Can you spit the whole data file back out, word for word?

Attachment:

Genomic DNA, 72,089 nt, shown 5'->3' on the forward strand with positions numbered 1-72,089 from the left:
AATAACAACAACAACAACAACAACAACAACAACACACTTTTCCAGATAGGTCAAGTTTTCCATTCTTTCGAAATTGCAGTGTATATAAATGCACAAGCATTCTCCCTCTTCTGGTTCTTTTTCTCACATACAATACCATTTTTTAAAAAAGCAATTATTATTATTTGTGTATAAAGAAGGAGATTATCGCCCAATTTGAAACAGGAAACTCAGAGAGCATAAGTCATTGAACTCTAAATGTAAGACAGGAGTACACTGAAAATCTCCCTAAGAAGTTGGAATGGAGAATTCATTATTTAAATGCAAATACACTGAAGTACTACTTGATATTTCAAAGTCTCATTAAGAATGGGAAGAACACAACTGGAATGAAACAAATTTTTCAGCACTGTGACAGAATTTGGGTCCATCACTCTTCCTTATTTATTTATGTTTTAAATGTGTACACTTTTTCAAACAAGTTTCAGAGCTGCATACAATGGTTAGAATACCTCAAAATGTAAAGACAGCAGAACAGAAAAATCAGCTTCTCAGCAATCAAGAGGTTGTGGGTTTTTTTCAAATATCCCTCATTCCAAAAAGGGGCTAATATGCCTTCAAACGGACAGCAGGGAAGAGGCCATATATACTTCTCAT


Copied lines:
Genomic DNA, 72,089 nt, shown 5'->3' on the forward strand with positions numbered 1-72,089 from the left:
AATAACAACAACAACAACAACAACAACAACAACACACTTTTCCAGATAGGTCAAGTTTTCCATTCTTTCGAAATTGCAGTGTATATAAATGCACAAGCATTCTCCCTCTTCTGGTTCTTTTTCTCACATACAATACCATTTTTTAAAAAAGCAATTATTATTATTTGTGTATAAAGAAGGAGATTATCGCCCAATTTGAAACAGGAAACTCAGAGAGCATAAGTCATTGAACTCTAAATGTAAGACAGGAGTACACTGAAAATCTCCCTAAGAAGTTGGAATGGAGAATTCATTATTTAAATGCAAATACACTGAAGTACTACTTGATATTTCAAAGTCTCATTAAGAATGGGAAGAACACAACTGGAATGAAACAAATTTTTCAGCACTGTGACAGAATTTGGGTCCATCACTCTTCCTTATTTATTTATGTTTTAAATGTGTACACTTTTTCAAACAAGTTTCAGAGCTGCATACAATGGTTAGAATACCTCAAAATGTAAAGACAGCAGAACAGAAAAATCAGCTTCTCAGCAATCAAGAGGTTGTGGGTTTTTTTCAAATATCCCTCATTCCAAAAAGGGGCTAATATGCCTTCAAACGGACAGCAGGGAAGAGGCCATATATACTTCTCAT